• spent some days, worked on own solution in C#, it runs in ~0.6-0.7s, yours is faster, I know if I chose a different starting node (I went with nodes first approach), then time is (at least) like ~0.04s but I have to figure out how to optimize pre-sorting and not cherry pick, obviously. Also it is possible to optimize your approach from 0.3s to ~0.08s by cutting off an edge. Look at constraint node values and sum nodes values, try to find how they are similar yet exclusive. Let me know if you want details. Commented Jun 20 at 21:33

I solved this problem here, using python-constraint.

I modelled it as a set of linear equations with inequality constraints.

The code is ChatGPT generated and I adapted the constraints.

from constraint import Problem, AllDifferentConstraint

def solve_variables():
# Create a new problem object
problem = Problem()

# Possible values for variables
possible_values = [1, 2, 3, 4, 5, 6, 8, 9, 10, 11, 13, 14, 15, 16, 17, 18, 19, 21, 22, 23, 24]

# Add variables with their possible values
for i in range(1, 21):

# All variables must have different values

# Define the equations
problem.addConstraint(lambda x2, x3, x7: x2 + x3 + x7 == 25, ("x_2", "x_3", "x_7")) # 1
problem.addConstraint(lambda x1, x4: x1 + x4 == 32, ("x_1", "x_4")) # 2
problem.addConstraint(lambda x3, x4, x5: x3 + x4 + x5 == 29, ("x_3", "x_4", "x_5")) # 3
problem.addConstraint(lambda x7, x8, x9: x7 + x8 + x9 == 55, ("x_7", "x_8", "x_9")) # 4
problem.addConstraint(lambda x9, x12, x16, x11: x9 + x12 + x16 + x11 == 36, ("x_9", "x_12", "x_16", "x_11")) # 5
problem.addConstraint(lambda x5, x6, x10: x5 + x6 + x10 == 48, ("x_5", "x_6", "x_10")) # 6
problem.addConstraint(lambda x12, x13, x14: x12 + x13 + x14 == 29, ("x_12", "x_13", "x_14")) # 7
problem.addConstraint(lambda x10, x11, x17, x18: x10 + x11 + x17 + x18 == 54, ("x_10", "x_11", "x_17", "x_18")) # 8
problem.addConstraint(lambda x19, x20: x19 + x20 == 17, ("x_19", "x_20")) # 9
problem.addConstraint(lambda x20, x15: x20 + x15 == 3, ("x_20", "x_15")) # 10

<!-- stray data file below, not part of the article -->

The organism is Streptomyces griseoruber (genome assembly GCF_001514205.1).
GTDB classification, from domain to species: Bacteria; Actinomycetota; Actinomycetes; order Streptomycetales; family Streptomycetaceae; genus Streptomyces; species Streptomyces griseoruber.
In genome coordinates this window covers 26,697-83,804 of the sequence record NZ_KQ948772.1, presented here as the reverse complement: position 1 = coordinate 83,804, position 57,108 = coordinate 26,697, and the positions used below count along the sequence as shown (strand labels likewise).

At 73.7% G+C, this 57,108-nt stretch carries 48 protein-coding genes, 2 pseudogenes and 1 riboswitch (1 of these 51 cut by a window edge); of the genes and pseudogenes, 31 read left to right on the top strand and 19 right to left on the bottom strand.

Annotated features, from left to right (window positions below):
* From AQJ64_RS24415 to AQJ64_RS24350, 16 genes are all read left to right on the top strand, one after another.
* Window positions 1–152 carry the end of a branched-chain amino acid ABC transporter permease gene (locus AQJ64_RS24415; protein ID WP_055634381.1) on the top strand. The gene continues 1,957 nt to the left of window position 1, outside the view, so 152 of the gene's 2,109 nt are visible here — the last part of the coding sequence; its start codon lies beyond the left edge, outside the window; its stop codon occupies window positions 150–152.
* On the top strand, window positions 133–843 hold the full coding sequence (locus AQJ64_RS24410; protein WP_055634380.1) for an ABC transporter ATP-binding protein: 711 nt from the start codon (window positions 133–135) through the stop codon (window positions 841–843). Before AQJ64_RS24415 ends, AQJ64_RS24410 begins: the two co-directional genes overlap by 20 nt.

problem.addConstraint(lambda x16: x16 == 6, ["x_16"])
problem.addConstraint(lambda x13: x13 <= 8, ["x_13"])
# problem.addConstraint(lambda x13, x14, x12: (x13 + x14 <= 8) or (x13 + x12 <= 8),
#                       ["x_13", "x_14", "x_12"])

problem.addConstraint(lambda x16, x12, x11, x9: (x16 + x12 <= 16) or (x16 + x11 <= 16) or (x16 + x9 <= 16),
["x_16", "x_12", "x_11", "x_9"])

problem.addConstraint(lambda x17, x18, x11, x10: (x17 + x18 == 31) or (x17 + x11 == 31) or (x17 + x10 == 31),
["x_17", "x_18", "x_11", "x_10"])

# Get the solutions
solutions = problem.getSolutions()

# Printing all possible solutions
for solution in solutions:
print(solution)

print("Number of solutions found:", len(solutions))

# Execute the function
solve_variables()



After filling in the weights, the shortest path could be found using A* or Dijkstra algorithm.

def heuristic(a, b):
# Placeholder for actual heuristic
return 0

path = nx.astar_path(G, 'L', 'A', heuristic=heuristic)
print("Path:", path)

total_weight = 0
print("Edge Weights on Path:")
for i in range(len(path) - 1):
weight = G[path[i]][path[i+1]]['weight']
total_weight += weight
print(f"{path[i]} -> {path[i+1]} : Weight = {weight}")
print("Total weight of path:", total_weight)



Finally, transform each number shortest path weight to numbers like this to find secret path.

def number_to_letter_rotating(numbers):
# Initialize an empty string to store the decoded message
message = ''

# Iterate through the list of numbers
for number in numbers:
if number > 0:  # Check if the number is positive
# Convert number to a value between 1 and 26 using modulo
letter_number = (number - 1) % 26 + 1
# Convert adjusted number to corresponding letter and add to the message
message += chr(letter_number + 64)
else:
message += ' '  # Add a space for non-positive numbers

return message

# Example usage:
secret_numbers = [4,5,11,14,9,12]
secret_message = number_to_letter_rotating(secret_numbers)
print(secret_message)


As for the complexity of the solution, one needs to dig into the implementation of python-constraint CSP solver implementation, but I guess that the way the constraints are being fed to the algorithms could play a role in the runtime.

• Can you do this using scipy instead?
– Simd
Commented May 21 at 22:26
• @Simd: Would be interesting to map the problem into linear programming optimization problem and this is how I thought about it in the first place. If there's a mapping that does exist than it would be possible to use scipy linprog although I doubt, but I don't have a proof. Commented May 22 at 10:33
• @Simd Also LP is for optimization problem in real number space, and the problem is for bounded integer space (enumerator), which sounds simpler, but a mapping also to LP seems to make it even harder to use scipy. Commented May 22 at 19:18
• scipy has MIP support now. docs.scipy.org/doc/scipy/reference/generated/…
– Simd
Commented May 22 at 19:35